- Most of the interstate had to be shut down for days, as well as air and rail..
- Plows had a hard time keeping up with snow removal.
- Many people were trapped in their homes or offices, with some exits blocked by snow drifts of up to 15 feet.
- Around 10,000 people had to move into emergency housing temporarily.
- Many states declared a state of emergency.
- Schools were closed, even in New York City, where they barely ever close school due to the convenient transportation system that rarely stops.
- 2,500 houses were reportedly damaged or destroyed.
- The storm killed approximately 100 people in the Northeast, and injured around 4,500.
- It caused $520 million in damage (or in 2010 terms, the equivalent of about $1.85 billion).
Northeastern Blizzard of 1978 Snow Totals:
- Boston, MA: A record of 27.1 inches
- Providence, RI: A record of 27.6 inches
- Atlantic City, NJ: An all-time storm accumulation record of 20.1 inches
- New York City: 17.7 inches
- Philadelphia, PA: 14.1 inches
- Baltimore, MD: 9.1 inches
- Washington DC: 2.2 inches
Blizzard of 1978
Do you remember the blizzard of 1978?
Blizzards of 1978
- Northeastern United States blizzard of 1978 - Wikipedia, the free encyclopedia
- Great Blizzard of 1978 - Wikipedia, the free encyclopedia
- Blizzard Of 1978 - Courant.com
The first flakes fell just before noon. By nightfall, gale-force winds were sculpting massive snowdrifts.
Blizzards since 1977:
- 2011 Halloween Nor'easter: Storm Alfred. Affected Northeastern US & Canada
- 2011 Groundhog Day Blizzard. Affected the majority of North America
- December 2010 North American Blizzard. Affected Deep South, Mid-Atlantic, New England and Eastern Canada.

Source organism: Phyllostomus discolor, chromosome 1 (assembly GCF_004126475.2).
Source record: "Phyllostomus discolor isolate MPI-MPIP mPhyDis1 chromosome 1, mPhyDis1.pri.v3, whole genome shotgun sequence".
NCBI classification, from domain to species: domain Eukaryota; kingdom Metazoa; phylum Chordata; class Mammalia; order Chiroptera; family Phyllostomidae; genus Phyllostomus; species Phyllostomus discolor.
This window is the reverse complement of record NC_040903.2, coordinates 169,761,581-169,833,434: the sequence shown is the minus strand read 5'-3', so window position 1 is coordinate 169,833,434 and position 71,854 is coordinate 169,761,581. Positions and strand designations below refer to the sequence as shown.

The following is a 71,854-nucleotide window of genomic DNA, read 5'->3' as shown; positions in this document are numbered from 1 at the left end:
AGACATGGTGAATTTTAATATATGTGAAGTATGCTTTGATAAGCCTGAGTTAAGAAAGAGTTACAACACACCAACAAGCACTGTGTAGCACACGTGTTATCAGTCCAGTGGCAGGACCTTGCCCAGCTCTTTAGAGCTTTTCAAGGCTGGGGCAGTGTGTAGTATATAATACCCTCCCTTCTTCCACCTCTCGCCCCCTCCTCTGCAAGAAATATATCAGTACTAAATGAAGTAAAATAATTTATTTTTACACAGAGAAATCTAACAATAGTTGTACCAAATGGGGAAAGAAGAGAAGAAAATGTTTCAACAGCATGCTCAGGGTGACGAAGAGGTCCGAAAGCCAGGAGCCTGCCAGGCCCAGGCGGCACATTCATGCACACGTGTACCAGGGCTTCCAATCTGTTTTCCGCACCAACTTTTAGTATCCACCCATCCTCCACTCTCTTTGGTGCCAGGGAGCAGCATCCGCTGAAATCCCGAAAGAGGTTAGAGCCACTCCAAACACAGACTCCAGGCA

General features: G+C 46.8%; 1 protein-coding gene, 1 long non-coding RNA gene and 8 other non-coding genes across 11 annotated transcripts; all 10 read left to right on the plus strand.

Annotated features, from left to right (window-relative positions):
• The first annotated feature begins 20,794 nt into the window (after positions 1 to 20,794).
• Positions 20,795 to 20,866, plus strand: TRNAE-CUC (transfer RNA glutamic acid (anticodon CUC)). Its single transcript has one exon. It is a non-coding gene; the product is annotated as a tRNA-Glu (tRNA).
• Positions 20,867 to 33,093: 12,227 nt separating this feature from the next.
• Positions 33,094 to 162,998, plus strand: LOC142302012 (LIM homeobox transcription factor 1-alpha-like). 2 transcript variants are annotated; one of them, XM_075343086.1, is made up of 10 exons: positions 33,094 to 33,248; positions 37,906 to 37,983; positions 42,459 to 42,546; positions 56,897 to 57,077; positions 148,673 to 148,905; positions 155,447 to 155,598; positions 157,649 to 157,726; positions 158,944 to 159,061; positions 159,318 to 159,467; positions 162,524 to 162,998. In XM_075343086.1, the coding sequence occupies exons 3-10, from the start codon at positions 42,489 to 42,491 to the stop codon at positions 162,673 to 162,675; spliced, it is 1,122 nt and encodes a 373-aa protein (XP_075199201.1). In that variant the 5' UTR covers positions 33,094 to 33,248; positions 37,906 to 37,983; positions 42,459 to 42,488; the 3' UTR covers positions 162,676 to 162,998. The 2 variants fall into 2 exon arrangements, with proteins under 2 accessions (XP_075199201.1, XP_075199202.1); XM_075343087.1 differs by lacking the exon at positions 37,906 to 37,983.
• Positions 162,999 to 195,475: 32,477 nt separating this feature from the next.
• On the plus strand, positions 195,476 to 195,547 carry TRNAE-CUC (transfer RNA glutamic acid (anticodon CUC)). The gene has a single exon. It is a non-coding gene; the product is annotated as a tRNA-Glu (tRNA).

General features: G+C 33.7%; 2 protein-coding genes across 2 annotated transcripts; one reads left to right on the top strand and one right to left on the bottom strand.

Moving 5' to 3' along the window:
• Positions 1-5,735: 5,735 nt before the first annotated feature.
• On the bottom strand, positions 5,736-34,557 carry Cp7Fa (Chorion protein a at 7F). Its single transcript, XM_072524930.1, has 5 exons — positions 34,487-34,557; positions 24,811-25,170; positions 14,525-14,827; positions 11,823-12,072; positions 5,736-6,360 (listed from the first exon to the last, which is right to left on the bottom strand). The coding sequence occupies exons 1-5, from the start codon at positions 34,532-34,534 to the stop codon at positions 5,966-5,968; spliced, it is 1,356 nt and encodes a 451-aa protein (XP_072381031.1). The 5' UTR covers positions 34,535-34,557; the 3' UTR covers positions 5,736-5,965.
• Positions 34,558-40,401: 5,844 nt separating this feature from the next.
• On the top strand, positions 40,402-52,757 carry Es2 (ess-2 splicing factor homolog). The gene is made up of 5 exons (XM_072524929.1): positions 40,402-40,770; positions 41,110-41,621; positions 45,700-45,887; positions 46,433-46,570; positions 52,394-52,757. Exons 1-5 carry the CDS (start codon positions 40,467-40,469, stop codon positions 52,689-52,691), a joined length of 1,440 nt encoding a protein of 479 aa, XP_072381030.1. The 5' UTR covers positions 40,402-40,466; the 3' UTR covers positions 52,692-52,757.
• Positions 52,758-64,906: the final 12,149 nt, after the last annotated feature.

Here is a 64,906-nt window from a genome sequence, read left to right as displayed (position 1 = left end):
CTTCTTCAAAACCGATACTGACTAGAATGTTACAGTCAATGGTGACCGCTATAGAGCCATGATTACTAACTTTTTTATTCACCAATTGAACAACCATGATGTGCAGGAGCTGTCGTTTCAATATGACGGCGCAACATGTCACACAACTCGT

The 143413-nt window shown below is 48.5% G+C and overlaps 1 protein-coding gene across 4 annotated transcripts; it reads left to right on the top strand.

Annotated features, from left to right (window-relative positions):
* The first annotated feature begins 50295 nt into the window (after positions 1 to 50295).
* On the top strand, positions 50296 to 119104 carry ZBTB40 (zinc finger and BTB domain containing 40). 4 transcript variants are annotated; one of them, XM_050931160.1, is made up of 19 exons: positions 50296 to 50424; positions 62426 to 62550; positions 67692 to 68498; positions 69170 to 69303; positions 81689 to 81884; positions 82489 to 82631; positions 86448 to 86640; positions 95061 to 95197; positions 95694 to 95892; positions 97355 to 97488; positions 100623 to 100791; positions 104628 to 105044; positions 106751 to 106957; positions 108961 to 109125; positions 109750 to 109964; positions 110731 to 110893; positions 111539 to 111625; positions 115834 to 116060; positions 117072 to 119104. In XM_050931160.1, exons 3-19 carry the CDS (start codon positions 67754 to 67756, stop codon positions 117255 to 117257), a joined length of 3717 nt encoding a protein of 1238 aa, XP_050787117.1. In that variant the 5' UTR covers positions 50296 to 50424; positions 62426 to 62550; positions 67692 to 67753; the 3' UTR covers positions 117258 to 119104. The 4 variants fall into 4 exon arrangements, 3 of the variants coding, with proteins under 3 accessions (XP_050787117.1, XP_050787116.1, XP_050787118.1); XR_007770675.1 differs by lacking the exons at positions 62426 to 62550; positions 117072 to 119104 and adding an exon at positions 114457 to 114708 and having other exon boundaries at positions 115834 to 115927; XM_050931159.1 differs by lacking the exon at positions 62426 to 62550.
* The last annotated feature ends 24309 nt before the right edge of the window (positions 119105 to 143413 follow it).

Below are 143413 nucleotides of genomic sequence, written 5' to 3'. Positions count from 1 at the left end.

- February 25-27, 2010 "Snowicane". Affected Mid-Atlantic and New England regions.
- February 9-10, 2010 North American Blizzard. It's a category 3 ("major") Winter Storm, affecting some of the same areas that had been hit by a huge Nor'easter only 3 days prior. Affected the Mid-West, Mid-Atlantic and New England regions of the US.
- February 5-6, 2010: "Snowmageddon". Affected the Midwest and East Coast of the US, as well as New Mexico, Mexico and Eastern Canada.
- February 2007 North American Winter Storm, a.k.a "Valentine's Day Blizzard". Affected Midwestern and Eastern North America, and Gulf states.
- Saskatchewan Blizzard of 2007. Affected British Columbia, Alberta and Saskatchewan.
- Blizzard of 1999. Affected the Midwest.
- April Fools Day Blizzard of 1997. Affected New England and the Mid-Atlantic.
- Blizzard of 1996. Severe Nor'easter that paralyzed the East Coast.
- March 1993 Superstorm, or "Storm of the Century", or "'93 Superstorm" or "Great Blizzard of 1993". It was a largely cyclonic storm that affected Canada, the US, and Cuba.
- Halloween Blizzard of 1991. Affected the upper Midwest.
- Chicago Blizzard of 1979. Affected northern Illinois and northwest Indiana.
- Northeastern US Blizzard of 1978. Affected Northeastern US.
- Great Blizzard of 1978. Affected the Ohio Valley and Great Lakes region.
- Blizzard of 1977. Affected upstate New York and Southern Ontario.
For further information on blizzards, check out these websites:
Share Your Stories with Me
Feel free to share your stories with me. I would love to hear stories and recollections of the blizzard of 1978, or any other snow storm.